The research found that incisor teeth grow quickly in the early stages of the second trimester of a baby’s development, while molars grow at a slower rate in the third trimester. This is so incisors are ready to erupt after birth, at approximately six months of age, when a baby makes the transition from breast-feeding to weaning.
Weaning in humans takes place relatively early compared to some primates, such as chimpanzees. As a result, there is less time available for human incisors to form, so the enamel grows rapidly to compensate.
This research can increase our understanding of weaning in our fossil ancestors and could also help dentists as dental problems do not register in all teeth in the same way. Enamel cells deposit new tissue at different times and different rates, depending on the tooth type.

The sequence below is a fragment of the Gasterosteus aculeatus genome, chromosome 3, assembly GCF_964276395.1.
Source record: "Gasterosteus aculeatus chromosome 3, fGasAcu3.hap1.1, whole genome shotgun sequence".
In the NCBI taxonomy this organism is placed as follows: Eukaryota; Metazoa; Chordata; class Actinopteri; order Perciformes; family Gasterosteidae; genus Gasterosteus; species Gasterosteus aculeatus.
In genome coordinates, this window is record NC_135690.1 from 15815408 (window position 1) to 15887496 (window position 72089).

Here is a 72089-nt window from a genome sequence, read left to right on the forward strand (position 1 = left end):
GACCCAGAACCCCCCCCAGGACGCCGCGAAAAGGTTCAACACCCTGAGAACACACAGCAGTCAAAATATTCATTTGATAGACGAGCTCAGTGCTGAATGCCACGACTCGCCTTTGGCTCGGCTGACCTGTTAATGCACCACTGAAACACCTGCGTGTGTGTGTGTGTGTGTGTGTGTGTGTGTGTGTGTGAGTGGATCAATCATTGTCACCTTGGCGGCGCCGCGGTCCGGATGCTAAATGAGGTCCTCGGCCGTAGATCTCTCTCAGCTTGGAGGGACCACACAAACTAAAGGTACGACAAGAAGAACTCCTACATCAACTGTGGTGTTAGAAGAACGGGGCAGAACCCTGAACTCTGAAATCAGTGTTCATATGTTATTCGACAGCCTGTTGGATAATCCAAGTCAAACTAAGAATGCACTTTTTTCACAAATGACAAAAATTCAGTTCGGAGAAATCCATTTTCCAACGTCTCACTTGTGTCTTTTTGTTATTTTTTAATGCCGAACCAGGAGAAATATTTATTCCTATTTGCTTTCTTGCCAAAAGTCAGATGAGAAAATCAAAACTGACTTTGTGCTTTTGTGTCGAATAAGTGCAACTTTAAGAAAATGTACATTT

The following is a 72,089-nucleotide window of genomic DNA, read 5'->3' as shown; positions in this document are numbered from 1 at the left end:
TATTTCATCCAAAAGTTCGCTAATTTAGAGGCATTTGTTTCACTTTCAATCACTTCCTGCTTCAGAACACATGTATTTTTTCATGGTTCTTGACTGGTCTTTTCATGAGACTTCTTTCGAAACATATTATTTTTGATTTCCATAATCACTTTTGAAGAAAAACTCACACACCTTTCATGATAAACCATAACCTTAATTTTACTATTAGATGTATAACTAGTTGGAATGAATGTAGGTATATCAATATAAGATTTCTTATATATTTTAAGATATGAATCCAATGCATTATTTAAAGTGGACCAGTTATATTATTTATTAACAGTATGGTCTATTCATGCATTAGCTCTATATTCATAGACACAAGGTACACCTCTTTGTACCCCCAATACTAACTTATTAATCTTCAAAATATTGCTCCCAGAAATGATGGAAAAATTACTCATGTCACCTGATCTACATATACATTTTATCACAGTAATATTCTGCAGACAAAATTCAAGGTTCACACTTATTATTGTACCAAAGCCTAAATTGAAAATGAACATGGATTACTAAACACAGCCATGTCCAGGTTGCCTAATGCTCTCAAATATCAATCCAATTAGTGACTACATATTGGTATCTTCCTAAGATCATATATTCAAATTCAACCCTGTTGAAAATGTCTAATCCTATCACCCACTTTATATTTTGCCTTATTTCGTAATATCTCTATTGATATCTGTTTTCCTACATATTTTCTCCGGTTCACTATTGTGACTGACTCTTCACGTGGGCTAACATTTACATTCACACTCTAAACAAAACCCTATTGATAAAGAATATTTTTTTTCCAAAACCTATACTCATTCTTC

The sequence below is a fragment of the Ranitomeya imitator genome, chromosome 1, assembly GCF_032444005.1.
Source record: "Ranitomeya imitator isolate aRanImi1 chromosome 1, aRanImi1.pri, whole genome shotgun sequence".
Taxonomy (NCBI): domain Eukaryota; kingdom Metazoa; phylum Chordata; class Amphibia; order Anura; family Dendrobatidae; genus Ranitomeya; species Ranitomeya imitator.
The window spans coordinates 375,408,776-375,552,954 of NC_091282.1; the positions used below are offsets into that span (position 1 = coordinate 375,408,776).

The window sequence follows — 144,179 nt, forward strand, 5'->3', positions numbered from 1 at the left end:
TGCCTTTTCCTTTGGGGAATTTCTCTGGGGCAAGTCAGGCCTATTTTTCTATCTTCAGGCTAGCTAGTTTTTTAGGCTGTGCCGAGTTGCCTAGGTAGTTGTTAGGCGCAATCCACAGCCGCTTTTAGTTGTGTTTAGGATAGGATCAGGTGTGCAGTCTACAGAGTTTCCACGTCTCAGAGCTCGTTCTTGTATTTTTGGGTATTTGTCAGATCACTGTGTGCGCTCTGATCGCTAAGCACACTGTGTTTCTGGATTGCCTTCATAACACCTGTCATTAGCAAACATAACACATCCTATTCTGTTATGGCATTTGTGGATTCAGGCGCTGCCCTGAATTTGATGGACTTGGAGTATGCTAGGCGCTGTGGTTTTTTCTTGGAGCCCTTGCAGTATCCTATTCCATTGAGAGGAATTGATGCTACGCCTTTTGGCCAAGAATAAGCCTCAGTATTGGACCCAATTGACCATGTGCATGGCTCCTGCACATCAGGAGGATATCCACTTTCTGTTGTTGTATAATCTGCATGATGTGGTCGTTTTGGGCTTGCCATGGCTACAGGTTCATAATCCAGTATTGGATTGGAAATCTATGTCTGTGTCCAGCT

Exactly when early weaning in humans first began is a hotly debated topic amongst anthropologists. Current dental approaches rely on finding fossil skulls with teeth that are still erupting – which is an extremely rare find. Anthropologists will now be able to explore the start of weaning in an entirely new way because ‘milk teeth’ preserve a record of prenatal enamel growth after they have erupted and for millennia after death.
The research, funded by a Royal Society equipment grant, was conducted by Dr Patrick Mahoney from the Human Osteology Research Lab in the University’s School of Anthropology and Conservation.
Dental fast track: prenatal enamel growth, incisor eruption, and weaning in human infants is published in the American Journal of Physical Anthropology on 12 November 2014.
For more information contact Dr Patrick Mahoney.